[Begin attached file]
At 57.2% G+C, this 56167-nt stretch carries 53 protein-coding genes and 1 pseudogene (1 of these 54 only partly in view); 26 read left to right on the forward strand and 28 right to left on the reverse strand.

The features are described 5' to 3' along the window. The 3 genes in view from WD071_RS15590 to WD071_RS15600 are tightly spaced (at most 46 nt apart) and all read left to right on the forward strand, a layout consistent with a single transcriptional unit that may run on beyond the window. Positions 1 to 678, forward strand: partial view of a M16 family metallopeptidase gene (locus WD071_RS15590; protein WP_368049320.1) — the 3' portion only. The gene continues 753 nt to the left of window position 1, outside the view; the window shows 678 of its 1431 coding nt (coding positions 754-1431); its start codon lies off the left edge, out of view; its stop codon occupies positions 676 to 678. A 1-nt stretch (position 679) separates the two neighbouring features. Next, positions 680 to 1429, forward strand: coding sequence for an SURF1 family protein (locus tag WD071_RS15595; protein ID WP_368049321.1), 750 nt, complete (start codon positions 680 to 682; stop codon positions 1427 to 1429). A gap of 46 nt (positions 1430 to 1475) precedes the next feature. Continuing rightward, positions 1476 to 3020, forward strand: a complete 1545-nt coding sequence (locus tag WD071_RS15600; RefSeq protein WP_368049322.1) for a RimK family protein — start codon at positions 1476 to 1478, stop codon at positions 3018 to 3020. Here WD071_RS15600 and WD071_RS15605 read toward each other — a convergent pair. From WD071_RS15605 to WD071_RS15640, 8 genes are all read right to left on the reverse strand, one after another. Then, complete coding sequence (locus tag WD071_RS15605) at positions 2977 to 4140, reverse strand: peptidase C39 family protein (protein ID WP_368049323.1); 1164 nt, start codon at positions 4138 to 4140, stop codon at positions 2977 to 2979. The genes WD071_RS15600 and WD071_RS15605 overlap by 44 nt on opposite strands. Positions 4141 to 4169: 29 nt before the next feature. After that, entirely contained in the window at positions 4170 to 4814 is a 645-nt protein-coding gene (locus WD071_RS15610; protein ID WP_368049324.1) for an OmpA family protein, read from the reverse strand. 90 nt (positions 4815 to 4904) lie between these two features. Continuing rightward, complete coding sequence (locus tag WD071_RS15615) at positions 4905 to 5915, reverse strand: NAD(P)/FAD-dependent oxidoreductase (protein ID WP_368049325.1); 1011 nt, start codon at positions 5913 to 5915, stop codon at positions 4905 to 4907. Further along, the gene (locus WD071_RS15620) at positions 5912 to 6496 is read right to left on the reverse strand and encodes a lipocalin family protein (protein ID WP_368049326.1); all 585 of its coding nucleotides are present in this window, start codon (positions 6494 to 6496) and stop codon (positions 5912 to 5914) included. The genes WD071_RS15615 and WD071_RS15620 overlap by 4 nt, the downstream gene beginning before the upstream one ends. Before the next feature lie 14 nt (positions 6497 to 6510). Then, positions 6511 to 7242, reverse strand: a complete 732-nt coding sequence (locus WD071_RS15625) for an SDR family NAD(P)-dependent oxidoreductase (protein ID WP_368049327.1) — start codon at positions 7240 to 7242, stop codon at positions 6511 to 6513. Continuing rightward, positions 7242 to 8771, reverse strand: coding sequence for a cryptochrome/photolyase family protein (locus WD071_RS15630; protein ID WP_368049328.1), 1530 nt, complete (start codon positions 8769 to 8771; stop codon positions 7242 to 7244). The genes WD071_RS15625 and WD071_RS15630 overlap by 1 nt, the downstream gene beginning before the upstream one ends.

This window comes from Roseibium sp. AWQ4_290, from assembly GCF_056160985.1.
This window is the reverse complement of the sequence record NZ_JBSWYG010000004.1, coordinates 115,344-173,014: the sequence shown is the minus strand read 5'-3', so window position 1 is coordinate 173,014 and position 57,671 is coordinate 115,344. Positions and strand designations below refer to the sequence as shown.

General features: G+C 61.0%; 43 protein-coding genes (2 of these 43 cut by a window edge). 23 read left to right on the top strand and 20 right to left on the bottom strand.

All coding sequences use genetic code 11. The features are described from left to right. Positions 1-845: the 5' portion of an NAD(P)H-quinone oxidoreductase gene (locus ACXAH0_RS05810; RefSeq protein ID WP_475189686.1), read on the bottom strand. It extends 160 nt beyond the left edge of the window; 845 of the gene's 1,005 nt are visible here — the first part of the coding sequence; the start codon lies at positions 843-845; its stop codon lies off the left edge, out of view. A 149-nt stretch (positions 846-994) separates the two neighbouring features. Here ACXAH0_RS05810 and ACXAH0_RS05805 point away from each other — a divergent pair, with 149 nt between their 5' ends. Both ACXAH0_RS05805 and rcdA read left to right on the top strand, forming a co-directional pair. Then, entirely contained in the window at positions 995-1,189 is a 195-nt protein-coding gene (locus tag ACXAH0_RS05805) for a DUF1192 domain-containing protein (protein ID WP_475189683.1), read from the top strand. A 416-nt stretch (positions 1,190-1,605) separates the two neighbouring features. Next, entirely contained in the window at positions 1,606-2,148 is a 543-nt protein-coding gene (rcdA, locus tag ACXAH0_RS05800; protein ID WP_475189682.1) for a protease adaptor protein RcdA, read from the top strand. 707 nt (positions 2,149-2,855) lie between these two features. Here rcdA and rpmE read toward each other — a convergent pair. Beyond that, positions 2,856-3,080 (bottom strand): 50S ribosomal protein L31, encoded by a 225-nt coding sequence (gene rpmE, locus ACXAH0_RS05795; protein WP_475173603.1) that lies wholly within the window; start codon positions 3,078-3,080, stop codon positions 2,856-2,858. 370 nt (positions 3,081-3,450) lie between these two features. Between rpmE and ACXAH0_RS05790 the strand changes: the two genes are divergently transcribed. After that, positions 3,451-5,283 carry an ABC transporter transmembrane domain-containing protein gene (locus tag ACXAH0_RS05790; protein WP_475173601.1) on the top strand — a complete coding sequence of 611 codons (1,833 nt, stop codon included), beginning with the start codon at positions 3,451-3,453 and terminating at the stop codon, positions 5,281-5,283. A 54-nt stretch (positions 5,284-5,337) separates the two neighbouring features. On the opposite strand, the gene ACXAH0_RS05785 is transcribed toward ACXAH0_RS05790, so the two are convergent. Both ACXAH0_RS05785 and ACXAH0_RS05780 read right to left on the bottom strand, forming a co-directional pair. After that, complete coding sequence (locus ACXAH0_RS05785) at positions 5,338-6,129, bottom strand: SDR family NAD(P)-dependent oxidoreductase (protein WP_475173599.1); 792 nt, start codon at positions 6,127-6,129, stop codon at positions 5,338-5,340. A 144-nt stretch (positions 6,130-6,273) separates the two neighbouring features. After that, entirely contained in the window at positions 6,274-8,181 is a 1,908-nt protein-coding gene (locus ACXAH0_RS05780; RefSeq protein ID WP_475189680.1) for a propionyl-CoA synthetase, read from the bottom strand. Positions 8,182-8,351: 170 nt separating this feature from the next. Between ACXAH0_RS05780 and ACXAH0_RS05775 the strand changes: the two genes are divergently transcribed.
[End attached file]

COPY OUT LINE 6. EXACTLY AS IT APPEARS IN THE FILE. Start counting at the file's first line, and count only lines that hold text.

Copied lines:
All coding sequences use genetic code 11. The features are described from left to right. Positions 1-845: the 5' portion of an NAD(P)H-quinone oxidoreductase gene (locus ACXAH0_RS05810; RefSeq protein ID WP_475189686.1), read on the bottom strand. It extends 160 nt beyond the left edge of the window; 845 of the gene's 1,005 nt are visible here — the first part of the coding sequence; the start codon lies at positions 843-845; its stop codon lies off the left edge, out of view. A 149-nt stretch (positions 846-994) separates the two neighbouring features. Here ACXAH0_RS05810 and ACXAH0_RS05805 point away from each other — a divergent pair, with 149 nt between their 5' ends. Both ACXAH0_RS05805 and rcdA read left to right on the top strand, forming a co-directional pair. Then, entirely contained in the window at positions 995-1,189 is a 195-nt protein-coding gene (locus tag ACXAH0_RS05805) for a DUF1192 domain-containing protein (protein ID WP_475189683.1), read from the top strand. A 416-nt stretch (positions 1,190-1,605) separates the two neighbouring features. Next, entirely contained in the window at positions 1,606-2,148 is a 543-nt protein-coding gene (rcdA, locus tag ACXAH0_RS05800; protein ID WP_475189682.1) for a protease adaptor protein RcdA, read from the top strand. 707 nt (positions 2,149-2,855) lie between these two features. Here rcdA and rpmE read toward each other — a convergent pair. Beyond that, positions 2,856-3,080 (bottom strand): 50S ribosomal protein L31, encoded by a 225-nt coding sequence (gene rpmE, locus ACXAH0_RS05795; protein WP_475173603.1) that lies wholly within the window; start codon positions 3,078-3,080, stop codon positions 2,856-2,858. 370 nt (positions 3,081-3,450) lie between these two features. Between rpmE and ACXAH0_RS05790 the strand changes: the two genes are divergently transcribed. After that, positions 3,451-5,283 carry an ABC transporter transmembrane domain-containing protein gene (locus tag ACXAH0_RS05790; protein WP_475173601.1) on the top strand — a complete coding sequence of 611 codons (1,833 nt, stop codon included), beginning with the start codon at positions 3,451-3,453 and terminating at the stop codon, positions 5,281-5,283. A 54-nt stretch (positions 5,284-5,337) separates the two neighbouring features. On the opposite strand, the gene ACXAH0_RS05785 is transcribed toward ACXAH0_RS05790, so the two are convergent. Both ACXAH0_RS05785 and ACXAH0_RS05780 read right to left on the bottom strand, forming a co-directional pair. After that, complete coding sequence (locus ACXAH0_RS05785) at positions 5,338-6,129, bottom strand: SDR family NAD(P)-dependent oxidoreductase (protein WP_475173599.1); 792 nt, start codon at positions 6,127-6,129, stop codon at positions 5,338-5,340. A 144-nt stretch (positions 6,130-6,273) separates the two neighbouring features. After that, entirely contained in the window at positions 6,274-8,181 is a 1,908-nt protein-coding gene (locus ACXAH0_RS05780; RefSeq protein ID WP_475189680.1) for a propionyl-CoA synthetase, read from the bottom strand. Positions 8,182-8,351: 170 nt separating this feature from the next. Between ACXAH0_RS05780 and ACXAH0_RS05775 the strand changes: the two genes are divergently transcribed.